Early morning game drives were rewarded with sightings of a spotted hyena ravaging the placenta of newly born impala, herds of Burchell’s zebra, Nyasa wildebeest, Masai giraffe, an albino hippo, baboons, and too many rare and enigmatic birds to mention. We would stop for enchanting breakfasts on the river bank, in the afternoons we’d enjoy sundowners whilst trying our hand at tiger fishing, or idly drink ice-cold champagne as we watched the crocs float by. And, as if that wasn’t enough, at the end of each day you’re met with the most astonishing dinners in the midst of nowhere under a canopy of stars. The night skies here are dazzling – you realise your insignificance and are reminded of the beauty of what it means to stop, to slow down, to look and to listen, really listen, to the world around you.
As the days rolled by, we continued to track the lioness and her cubs, engaging in the most resplendent adventures along the way. Tracking vultures that might point the way to kills, following fleeing baboons escaping close encounters with leopard and scrutinizing impalas’ behaviour for clues as to where the great hunters might be. We soon discovered the tracks of a pride of lions that were on the hunt of a herd of buffalo and, to our delight, the pride had been joined by three sets of tiny paws prints.
We followed the lions’ tracks; each grouping taking us further into the story of a hunt that Joseph would masterfully articulate; sliding hooves, back and forth, panic in the sand, circling and dividing as the pride tried to surround the herd in search of the weakest and youngest. The strides got longer as the animals ran. Scattered, fractured and then…they stopped. There was a set of tracks that had turned around and then disappeared. Nothing further along the road, nothing to follow except instinct as the herd of buffalo ventured into the grassland and the lions followed in pursuit. Thus we ventured into the unknown, once again thundering over flowing rivers and through willowing trees, up steep hills and into deep crevices, until we received word of a miraculous sighting. Not lions, but just as spectacular… A pack of wild dogs.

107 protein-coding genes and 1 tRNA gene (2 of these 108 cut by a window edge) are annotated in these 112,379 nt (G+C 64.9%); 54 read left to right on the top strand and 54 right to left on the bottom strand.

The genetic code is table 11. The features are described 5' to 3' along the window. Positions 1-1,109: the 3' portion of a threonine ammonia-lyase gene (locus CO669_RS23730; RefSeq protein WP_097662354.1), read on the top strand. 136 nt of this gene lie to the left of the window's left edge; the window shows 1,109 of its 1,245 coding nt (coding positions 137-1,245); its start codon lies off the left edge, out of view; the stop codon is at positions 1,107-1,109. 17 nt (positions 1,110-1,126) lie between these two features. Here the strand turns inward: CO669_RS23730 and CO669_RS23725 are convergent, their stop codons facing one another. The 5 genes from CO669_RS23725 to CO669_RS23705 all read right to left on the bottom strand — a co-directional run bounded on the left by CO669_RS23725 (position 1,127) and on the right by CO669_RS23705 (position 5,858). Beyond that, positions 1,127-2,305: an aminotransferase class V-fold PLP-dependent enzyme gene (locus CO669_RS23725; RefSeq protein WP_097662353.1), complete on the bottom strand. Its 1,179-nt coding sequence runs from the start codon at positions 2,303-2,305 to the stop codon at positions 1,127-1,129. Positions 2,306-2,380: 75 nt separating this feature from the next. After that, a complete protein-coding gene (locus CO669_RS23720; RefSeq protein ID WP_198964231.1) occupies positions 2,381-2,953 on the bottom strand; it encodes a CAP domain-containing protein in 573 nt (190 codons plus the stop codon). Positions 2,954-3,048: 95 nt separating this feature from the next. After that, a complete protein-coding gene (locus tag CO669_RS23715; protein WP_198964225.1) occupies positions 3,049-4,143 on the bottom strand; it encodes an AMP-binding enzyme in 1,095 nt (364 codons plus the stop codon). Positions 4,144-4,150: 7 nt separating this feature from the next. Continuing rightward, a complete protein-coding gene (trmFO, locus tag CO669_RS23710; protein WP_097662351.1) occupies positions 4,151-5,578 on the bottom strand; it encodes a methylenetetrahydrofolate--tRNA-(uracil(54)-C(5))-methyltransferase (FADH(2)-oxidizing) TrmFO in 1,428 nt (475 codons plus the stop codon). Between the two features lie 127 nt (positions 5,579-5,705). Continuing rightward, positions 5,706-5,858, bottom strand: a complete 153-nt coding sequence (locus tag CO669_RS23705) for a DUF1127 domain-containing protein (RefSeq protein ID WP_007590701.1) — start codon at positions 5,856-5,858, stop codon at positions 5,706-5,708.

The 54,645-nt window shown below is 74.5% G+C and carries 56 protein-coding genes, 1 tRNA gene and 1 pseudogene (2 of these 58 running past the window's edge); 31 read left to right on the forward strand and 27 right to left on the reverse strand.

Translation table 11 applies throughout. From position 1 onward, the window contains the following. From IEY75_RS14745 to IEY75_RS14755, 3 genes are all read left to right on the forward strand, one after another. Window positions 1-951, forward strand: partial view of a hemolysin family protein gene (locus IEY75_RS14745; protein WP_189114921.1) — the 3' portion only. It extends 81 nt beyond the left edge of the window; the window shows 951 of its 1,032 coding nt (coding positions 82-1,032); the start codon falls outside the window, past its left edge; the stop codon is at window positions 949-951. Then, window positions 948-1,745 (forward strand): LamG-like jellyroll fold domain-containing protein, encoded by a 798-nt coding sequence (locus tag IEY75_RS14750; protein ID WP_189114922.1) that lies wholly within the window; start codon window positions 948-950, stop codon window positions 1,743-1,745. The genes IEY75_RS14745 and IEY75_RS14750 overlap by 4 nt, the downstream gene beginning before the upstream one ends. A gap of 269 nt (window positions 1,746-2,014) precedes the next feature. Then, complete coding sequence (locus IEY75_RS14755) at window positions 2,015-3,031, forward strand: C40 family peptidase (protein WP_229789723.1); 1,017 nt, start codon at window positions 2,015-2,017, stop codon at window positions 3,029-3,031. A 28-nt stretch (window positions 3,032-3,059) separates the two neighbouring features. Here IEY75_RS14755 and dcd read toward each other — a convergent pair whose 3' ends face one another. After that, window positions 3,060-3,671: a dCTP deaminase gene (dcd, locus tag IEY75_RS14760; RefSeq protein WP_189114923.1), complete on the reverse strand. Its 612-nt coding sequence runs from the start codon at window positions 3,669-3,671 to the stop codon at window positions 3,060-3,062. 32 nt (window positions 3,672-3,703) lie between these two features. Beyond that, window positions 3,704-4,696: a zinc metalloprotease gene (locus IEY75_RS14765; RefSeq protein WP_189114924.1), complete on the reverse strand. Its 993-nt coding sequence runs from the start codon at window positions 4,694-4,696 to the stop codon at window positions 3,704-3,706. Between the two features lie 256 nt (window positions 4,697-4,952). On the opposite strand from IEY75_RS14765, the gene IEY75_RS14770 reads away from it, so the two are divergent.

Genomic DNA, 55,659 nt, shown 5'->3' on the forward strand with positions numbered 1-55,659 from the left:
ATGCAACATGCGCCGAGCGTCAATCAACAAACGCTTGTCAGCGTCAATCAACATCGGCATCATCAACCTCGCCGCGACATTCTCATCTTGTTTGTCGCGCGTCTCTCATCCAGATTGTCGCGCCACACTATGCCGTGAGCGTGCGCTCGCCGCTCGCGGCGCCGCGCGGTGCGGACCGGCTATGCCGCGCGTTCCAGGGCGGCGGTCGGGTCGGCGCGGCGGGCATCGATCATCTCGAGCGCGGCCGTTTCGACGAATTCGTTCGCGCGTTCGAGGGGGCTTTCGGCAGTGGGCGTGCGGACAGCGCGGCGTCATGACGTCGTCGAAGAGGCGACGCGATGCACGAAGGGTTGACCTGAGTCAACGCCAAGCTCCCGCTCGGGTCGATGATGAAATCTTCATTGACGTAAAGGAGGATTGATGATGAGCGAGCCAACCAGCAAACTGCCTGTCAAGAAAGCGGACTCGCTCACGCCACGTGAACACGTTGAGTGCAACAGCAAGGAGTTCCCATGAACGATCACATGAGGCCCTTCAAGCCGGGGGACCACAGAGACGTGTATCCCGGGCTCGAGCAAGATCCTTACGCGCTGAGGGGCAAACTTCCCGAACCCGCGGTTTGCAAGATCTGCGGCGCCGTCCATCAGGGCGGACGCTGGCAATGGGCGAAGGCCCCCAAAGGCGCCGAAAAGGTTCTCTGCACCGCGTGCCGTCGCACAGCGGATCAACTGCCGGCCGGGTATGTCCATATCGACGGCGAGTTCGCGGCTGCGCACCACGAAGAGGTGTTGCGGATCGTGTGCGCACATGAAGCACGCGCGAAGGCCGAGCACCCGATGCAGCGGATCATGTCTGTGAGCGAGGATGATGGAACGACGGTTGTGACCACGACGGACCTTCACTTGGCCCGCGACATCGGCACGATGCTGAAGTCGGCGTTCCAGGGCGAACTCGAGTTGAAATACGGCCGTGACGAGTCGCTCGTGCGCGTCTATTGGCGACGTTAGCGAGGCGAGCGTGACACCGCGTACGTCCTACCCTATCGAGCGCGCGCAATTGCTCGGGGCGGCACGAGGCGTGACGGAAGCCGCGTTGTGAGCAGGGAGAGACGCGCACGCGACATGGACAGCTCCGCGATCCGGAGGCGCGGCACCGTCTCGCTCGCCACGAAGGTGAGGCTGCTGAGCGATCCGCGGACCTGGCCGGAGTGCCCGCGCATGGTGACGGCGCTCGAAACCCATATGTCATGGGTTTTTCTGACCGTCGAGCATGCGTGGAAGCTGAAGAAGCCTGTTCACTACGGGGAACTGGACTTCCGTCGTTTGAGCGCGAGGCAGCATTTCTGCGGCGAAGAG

We had to make the call: the rains were rolling in once again, fast diminishing our chances of finding the lion cubs. So we raced towards the wild dogs, skidding over the slush, speeding over saturated marshes, Joseph in complete control of the roller-coaster ride, nimbly avoiding getting stuck in the mud.
And suddenly, as if by magic…we found them – the whole pack – huddled together beneath two trees, waiting out the rain. The juveniles cavorted next to the stream and the Alpha male – a sage looking character with one eye – lay soundlessly still, assessing us and the situation. What a wonder. We sat in silence, absorbing our surroundings, so close to the pack you could almost touch them. To Joseph the wild dog are supreme in the hunting world; in a whisper he told us about the wonder of how they hunt, “They can devour an impala in five minutes. They feed while their prey is still alive, and within moments they’re off in search of their next kill. They work with such stealth and synchronization that 80% of their hunts end in a kill. It’s masterful.”
The alpha male rose and, with that, the rest of the pack. They shook off the rain, yawned and stretched their limbs, glanced back at us for a fleeting moment as if to say “catch us if you can”, and in an instant, they were gone.
A slow drive toward sunset at another exquisite watering hole had Joseph retelling stories of wild dog pursuits, an unforgettable moment of a crocodile fighting a lion over a waterbuck and of once seeing a buffalo kill a man. I was reminded again of my insignificance, a grain of sand in a wild and untamed wilderness. There’s a Swahili saying “Kupotea njia ndio kujuwa njia”, it means “to lose the way is to find it.” You will lose yourself in the Selous and will treasure every moment.
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The Best Of The West: A Traveller’s Guide To Western Tanzania
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Guide to Tanzania’s Southern Safari Circuit